Education official cautions on political influence on UNC system – Asheville Citizen

ASHEVILLE – The head of the body that accredits UNC system schools cautioned the UNC Board of Governors here Friday against being too influenced by state legislators and other politicians.

But Belle Wheelan, president of the Southern Association of Colleges and Schools Commission on Colleges, stopped well short of saying she had found any problems at UNC schools caused by political pressure.

She told the board the only action she had taken on complaints from the system’s Faculty Assembly that legislators had improperly inserted themselves into UNC affairs was speaking to the board Friday during its meeting at UNC Asheville.

Wheelan said some of the issues raised by faculty probably occurred “because the board was not aware of our expectations.”

The Board of Governors pushed out former system President Tom Ross, a Democrat, in 2015 and replaced him with current President Margaret Spellings, who was Secretary of Education under President George W. Bush. The board’s chairman resigned amidst controversy over the switch.

System faculty have also raised concerns about legislative initiatives such as dropping tuition at some UNC schools and a move in December, before Democratic Gov. Roy Cooper took office, to take away the power to appoint many trustees at UNC schools from the governor and give it to the General Assembly.

The Board of Governors makes policy for the entire UNC system. Most of its members are also appointed by the legislature.

The board is discussing whether to end the ability of the UNC Center for Civil Rights, which is funded by donations, to file lawsuits. Some supporters say that would be tantamount to closing the center.

The center has drawn the ire of some legislators and a 30 percent budget cut the Senate proposed for the UNC School of Law this year – reduced in the final budget to a 4 percent reduction – has been linked to displeasure over the center.

Stephen Leonard, a political science professor at UNC Chapel Hill and immediate past president of the UNC system’s Faculty Assembly, said during an interview Friday that the board has not pushed back against political pressure on the system.

He said there is an “open door” for political influence on the system “so large you could drive five Mack trucks through it.”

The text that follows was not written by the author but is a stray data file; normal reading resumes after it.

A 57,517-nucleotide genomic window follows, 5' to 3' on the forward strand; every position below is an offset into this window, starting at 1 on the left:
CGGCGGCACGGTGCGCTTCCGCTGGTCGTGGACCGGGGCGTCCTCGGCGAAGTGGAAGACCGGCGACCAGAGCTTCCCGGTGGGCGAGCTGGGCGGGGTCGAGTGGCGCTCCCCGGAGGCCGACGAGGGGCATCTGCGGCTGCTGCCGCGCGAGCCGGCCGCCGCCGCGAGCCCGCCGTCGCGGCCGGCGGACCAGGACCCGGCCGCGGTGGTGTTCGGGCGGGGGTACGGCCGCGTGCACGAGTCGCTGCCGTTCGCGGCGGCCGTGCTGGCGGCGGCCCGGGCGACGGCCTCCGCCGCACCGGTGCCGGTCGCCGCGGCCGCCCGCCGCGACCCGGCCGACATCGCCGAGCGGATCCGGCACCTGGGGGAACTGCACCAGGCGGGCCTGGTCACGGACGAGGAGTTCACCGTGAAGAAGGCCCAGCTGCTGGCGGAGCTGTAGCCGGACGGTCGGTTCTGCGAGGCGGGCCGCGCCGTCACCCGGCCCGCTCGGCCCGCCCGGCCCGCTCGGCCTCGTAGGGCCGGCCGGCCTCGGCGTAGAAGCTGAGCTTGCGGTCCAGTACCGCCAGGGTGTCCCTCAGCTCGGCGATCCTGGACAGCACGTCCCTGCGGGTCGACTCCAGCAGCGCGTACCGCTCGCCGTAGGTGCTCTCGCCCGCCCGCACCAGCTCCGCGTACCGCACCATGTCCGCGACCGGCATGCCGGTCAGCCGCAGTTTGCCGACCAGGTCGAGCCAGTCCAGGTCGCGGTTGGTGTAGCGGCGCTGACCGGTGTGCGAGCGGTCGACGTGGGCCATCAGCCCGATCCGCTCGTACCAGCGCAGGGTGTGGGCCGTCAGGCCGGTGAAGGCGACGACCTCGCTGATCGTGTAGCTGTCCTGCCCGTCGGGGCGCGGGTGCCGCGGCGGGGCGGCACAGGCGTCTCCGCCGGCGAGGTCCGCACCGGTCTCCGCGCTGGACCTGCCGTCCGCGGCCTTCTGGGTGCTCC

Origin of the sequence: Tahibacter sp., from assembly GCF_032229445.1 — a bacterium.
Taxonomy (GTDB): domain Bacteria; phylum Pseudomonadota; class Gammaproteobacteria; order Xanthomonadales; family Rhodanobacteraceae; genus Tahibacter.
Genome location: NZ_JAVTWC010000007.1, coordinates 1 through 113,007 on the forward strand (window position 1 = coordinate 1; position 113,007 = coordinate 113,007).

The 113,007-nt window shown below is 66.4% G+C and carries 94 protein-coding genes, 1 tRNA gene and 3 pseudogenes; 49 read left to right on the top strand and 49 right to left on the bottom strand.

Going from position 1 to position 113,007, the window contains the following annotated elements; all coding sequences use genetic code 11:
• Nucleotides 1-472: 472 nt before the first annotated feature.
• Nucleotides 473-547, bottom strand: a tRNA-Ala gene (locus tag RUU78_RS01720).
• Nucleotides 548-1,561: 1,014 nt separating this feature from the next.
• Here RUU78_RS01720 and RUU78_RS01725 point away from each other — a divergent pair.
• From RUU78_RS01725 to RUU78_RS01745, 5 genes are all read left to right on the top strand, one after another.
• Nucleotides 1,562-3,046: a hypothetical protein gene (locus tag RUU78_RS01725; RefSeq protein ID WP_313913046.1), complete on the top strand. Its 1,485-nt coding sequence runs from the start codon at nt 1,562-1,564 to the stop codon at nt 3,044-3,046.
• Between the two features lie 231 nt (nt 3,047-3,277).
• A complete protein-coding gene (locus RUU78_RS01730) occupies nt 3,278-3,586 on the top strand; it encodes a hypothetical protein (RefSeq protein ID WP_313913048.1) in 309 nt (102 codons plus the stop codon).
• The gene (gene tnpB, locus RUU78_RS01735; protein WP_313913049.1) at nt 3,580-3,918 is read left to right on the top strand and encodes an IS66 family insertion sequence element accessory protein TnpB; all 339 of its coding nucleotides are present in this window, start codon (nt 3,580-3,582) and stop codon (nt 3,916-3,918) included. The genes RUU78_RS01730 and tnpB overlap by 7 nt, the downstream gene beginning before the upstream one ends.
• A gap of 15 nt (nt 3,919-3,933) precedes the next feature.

Wheelan’s remarks came during a general overview of the accreditation process and her organization’s standards.

She said board members appointed by politicians must walk a fine line in their dealings with politicians and encouraged them not to be unduly influenced.

“You should be able to say: ‘Governor, or senator or representatives, thank you very much. I’ll take that under advisement, but I’ve got a little more information that I need to consider that you perhaps don’t have,'” Wheelan told board members. “That’s a tough one and I know it’s a tough one, but it is what we expect.”

Board Chairman Louis Bissette, an Asheville attorney and former mayor, said afterward he has “not experienced any interference from the legislature.”

“We get a big part of our budget from them, so we have got to listen to them,” he said, but Bissette said he has always understood that his first obligation is to the UNC system.

Spellings said she does not feel as if the General Assembly is micromanaging the system, and praised the state budget the legislature passed recently as the best in 10 years for the UNC system. She said no UNC schools are facing accreditation issues.

“Every bit of authority that this board or anyone in this university has comes from the General Assembly, like every single dollar, so we understand the chain of command,” she said. “They pass laws. We implement them.”

This story has been changed to more fully describe the debate over the future of the UNC Center on Civil Rights.